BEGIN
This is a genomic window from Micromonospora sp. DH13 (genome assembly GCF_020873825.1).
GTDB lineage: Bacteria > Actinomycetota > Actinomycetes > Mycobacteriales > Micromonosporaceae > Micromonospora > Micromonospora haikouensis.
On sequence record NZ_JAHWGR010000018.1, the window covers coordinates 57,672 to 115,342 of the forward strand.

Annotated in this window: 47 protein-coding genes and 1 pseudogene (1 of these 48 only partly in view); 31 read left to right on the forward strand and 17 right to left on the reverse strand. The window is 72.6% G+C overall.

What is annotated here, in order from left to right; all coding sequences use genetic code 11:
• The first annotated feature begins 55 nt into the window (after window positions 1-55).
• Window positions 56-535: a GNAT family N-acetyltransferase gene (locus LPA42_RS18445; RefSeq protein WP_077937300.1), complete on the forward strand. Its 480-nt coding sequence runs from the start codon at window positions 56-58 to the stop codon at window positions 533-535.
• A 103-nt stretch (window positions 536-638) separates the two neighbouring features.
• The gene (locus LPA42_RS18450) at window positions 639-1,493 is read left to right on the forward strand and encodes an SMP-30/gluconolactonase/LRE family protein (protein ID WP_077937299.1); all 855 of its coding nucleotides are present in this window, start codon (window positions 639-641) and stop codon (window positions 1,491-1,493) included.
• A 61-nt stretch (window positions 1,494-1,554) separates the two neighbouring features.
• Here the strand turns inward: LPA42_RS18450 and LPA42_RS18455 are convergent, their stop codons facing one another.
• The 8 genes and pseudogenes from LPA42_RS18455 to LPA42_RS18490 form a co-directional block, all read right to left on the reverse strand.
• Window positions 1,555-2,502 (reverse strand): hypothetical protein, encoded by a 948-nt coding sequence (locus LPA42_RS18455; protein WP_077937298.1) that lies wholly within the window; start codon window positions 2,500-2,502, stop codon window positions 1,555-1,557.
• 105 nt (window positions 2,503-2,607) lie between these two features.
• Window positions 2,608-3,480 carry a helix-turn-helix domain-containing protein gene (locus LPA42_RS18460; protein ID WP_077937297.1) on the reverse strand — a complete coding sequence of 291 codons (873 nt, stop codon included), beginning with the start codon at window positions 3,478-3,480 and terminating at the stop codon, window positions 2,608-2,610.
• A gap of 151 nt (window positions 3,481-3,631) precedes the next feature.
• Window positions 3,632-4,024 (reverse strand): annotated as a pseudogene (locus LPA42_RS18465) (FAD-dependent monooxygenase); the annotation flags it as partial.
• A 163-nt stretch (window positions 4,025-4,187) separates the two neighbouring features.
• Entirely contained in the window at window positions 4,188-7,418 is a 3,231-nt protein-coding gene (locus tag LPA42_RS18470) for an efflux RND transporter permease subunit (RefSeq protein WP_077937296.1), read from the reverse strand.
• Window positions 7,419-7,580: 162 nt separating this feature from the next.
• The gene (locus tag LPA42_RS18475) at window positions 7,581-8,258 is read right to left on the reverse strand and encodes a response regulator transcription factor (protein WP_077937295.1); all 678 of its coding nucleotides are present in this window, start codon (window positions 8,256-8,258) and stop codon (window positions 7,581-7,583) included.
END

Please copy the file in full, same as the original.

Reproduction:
This is a genomic window from Micromonospora sp. DH13 (genome assembly GCF_020873825.1).
GTDB lineage: Bacteria > Actinomycetota > Actinomycetes > Mycobacteriales > Micromonosporaceae > Micromonospora > Micromonospora haikouensis.
On sequence record NZ_JAHWGR010000018.1, the window covers coordinates 57,672 to 115,342 of the forward strand.

Annotated in this window: 47 protein-coding genes and 1 pseudogene (1 of these 48 only partly in view); 31 read left to right on the forward strand and 17 right to left on the reverse strand. The window is 72.6% G+C overall.

What is annotated here, in order from left to right; all coding sequences use genetic code 11:
• The first annotated feature begins 55 nt into the window (after window positions 1-55).
• Window positions 56-535: a GNAT family N-acetyltransferase gene (locus LPA42_RS18445; RefSeq protein WP_077937300.1), complete on the forward strand. Its 480-nt coding sequence runs from the start codon at window positions 56-58 to the stop codon at window positions 533-535.
• A 103-nt stretch (window positions 536-638) separates the two neighbouring features.
• The gene (locus LPA42_RS18450) at window positions 639-1,493 is read left to right on the forward strand and encodes an SMP-30/gluconolactonase/LRE family protein (protein ID WP_077937299.1); all 855 of its coding nucleotides are present in this window, start codon (window positions 639-641) and stop codon (window positions 1,491-1,493) included.
• A 61-nt stretch (window positions 1,494-1,554) separates the two neighbouring features.
• Here the strand turns inward: LPA42_RS18450 and LPA42_RS18455 are convergent, their stop codons facing one another.
• The 8 genes and pseudogenes from LPA42_RS18455 to LPA42_RS18490 form a co-directional block, all read right to left on the reverse strand.
• Window positions 1,555-2,502 (reverse strand): hypothetical protein, encoded by a 948-nt coding sequence (locus LPA42_RS18455; protein WP_077937298.1) that lies wholly within the window; start codon window positions 2,500-2,502, stop codon window positions 1,555-1,557.
• 105 nt (window positions 2,503-2,607) lie between these two features.
• Window positions 2,608-3,480 carry a helix-turn-helix domain-containing protein gene (locus LPA42_RS18460; protein ID WP_077937297.1) on the reverse strand — a complete coding sequence of 291 codons (873 nt, stop codon included), beginning with the start codon at window positions 3,478-3,480 and terminating at the stop codon, window positions 2,608-2,610.
• A gap of 151 nt (window positions 3,481-3,631) precedes the next feature.
• Window positions 3,632-4,024 (reverse strand): annotated as a pseudogene (locus LPA42_RS18465) (FAD-dependent monooxygenase); the annotation flags it as partial.
• A 163-nt stretch (window positions 4,025-4,187) separates the two neighbouring features.
• Entirely contained in the window at window positions 4,188-7,418 is a 3,231-nt protein-coding gene (locus tag LPA42_RS18470) for an efflux RND transporter permease subunit (RefSeq protein WP_077937296.1), read from the reverse strand.
• Window positions 7,419-7,580: 162 nt separating this feature from the next.
• The gene (locus tag LPA42_RS18475) at window positions 7,581-8,258 is read right to left on the reverse strand and encodes a response regulator transcription factor (protein WP_077937295.1); all 678 of its coding nucleotides are present in this window, start codon (window positions 8,256-8,258) and stop codon (window positions 7,581-7,583) included.